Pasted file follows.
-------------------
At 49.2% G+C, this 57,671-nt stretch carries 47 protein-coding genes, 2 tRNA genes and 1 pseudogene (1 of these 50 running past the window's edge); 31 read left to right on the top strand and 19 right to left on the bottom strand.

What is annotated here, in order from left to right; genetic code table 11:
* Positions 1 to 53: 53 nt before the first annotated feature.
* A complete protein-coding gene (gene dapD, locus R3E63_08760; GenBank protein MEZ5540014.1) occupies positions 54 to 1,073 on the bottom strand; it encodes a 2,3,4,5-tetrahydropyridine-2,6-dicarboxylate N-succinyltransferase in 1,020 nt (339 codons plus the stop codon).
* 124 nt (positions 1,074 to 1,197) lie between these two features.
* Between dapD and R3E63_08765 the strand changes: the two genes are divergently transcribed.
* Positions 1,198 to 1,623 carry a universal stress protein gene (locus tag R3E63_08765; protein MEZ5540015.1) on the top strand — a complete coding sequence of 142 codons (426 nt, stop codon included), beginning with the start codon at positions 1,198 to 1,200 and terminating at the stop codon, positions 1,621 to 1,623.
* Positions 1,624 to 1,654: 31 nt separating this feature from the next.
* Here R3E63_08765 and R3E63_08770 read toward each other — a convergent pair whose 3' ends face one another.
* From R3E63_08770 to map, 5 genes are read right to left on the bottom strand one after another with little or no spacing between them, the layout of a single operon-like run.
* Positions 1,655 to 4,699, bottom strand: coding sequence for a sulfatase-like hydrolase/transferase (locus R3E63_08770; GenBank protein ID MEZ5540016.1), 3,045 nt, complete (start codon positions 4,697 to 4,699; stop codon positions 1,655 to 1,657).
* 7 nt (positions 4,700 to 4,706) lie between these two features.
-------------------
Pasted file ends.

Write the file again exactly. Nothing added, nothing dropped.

At 49.2% G+C, this 57,671-nt stretch carries 47 protein-coding genes, 2 tRNA genes and 1 pseudogene (1 of these 50 running past the window's edge); 31 read left to right on the top strand and 19 right to left on the bottom strand.

What is annotated here, in order from left to right; genetic code table 11:
* Positions 1 to 53: 53 nt before the first annotated feature.
* A complete protein-coding gene (gene dapD, locus R3E63_08760; GenBank protein MEZ5540014.1) occupies positions 54 to 1,073 on the bottom strand; it encodes a 2,3,4,5-tetrahydropyridine-2,6-dicarboxylate N-succinyltransferase in 1,020 nt (339 codons plus the stop codon).
* 124 nt (positions 1,074 to 1,197) lie between these two features.
* Between dapD and R3E63_08765 the strand changes: the two genes are divergently transcribed.
* Positions 1,198 to 1,623 carry a universal stress protein gene (locus tag R3E63_08765; protein MEZ5540015.1) on the top strand — a complete coding sequence of 142 codons (426 nt, stop codon included), beginning with the start codon at positions 1,198 to 1,200 and terminating at the stop codon, positions 1,621 to 1,623.
* Positions 1,624 to 1,654: 31 nt separating this feature from the next.
* Here R3E63_08765 and R3E63_08770 read toward each other — a convergent pair whose 3' ends face one another.
* From R3E63_08770 to map, 5 genes are read right to left on the bottom strand one after another with little or no spacing between them, the layout of a single operon-like run.
* Positions 1,655 to 4,699, bottom strand: coding sequence for a sulfatase-like hydrolase/transferase (locus R3E63_08770; GenBank protein ID MEZ5540016.1), 3,045 nt, complete (start codon positions 4,697 to 4,699; stop codon positions 1,655 to 1,657).
* 7 nt (positions 4,700 to 4,706) lie between these two features.